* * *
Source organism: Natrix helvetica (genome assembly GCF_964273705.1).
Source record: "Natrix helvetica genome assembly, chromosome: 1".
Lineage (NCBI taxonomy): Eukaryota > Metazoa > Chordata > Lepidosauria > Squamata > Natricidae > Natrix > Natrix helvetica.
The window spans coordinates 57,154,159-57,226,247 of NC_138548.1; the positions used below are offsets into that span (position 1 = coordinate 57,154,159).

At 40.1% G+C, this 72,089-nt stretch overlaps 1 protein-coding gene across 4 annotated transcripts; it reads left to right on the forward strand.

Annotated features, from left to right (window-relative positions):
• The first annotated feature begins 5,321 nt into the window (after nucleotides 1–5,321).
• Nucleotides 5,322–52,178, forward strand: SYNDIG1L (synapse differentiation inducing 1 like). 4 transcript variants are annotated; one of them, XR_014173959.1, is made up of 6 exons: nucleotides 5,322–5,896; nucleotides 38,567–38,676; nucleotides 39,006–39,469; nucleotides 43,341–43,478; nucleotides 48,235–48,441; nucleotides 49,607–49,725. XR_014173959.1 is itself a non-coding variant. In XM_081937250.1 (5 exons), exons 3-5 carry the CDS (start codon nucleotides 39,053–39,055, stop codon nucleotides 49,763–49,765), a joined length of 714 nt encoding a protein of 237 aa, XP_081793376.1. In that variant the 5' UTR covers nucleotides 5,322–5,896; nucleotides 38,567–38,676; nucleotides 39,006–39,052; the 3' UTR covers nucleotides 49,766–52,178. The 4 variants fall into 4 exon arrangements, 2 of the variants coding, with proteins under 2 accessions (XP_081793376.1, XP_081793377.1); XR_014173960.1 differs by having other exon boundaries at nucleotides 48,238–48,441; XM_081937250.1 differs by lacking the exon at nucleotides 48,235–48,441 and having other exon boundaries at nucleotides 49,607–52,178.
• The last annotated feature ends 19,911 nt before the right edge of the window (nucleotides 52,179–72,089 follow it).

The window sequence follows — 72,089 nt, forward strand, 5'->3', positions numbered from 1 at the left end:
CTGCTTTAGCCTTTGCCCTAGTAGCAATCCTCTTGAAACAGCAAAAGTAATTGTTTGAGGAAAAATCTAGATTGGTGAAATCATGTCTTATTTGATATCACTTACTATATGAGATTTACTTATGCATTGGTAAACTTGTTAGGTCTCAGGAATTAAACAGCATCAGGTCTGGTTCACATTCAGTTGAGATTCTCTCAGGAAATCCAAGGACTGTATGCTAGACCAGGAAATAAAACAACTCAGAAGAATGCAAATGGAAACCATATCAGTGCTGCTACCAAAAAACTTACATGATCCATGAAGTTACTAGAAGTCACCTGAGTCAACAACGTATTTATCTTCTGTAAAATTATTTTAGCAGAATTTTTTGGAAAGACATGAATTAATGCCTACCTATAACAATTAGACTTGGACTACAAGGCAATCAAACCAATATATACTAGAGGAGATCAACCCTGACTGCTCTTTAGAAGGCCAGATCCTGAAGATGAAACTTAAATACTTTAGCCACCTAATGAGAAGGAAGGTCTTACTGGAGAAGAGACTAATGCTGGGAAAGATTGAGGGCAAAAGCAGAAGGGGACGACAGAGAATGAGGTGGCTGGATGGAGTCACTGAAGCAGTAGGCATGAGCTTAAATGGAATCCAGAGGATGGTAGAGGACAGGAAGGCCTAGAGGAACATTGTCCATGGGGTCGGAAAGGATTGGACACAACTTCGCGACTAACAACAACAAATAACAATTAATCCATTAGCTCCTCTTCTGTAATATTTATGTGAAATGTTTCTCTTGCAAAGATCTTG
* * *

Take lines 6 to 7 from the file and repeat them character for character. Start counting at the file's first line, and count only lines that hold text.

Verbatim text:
Annotated features, from left to right (window-relative positions):
• The first annotated feature begins 5,321 nt into the window (after nucleotides 1–5,321).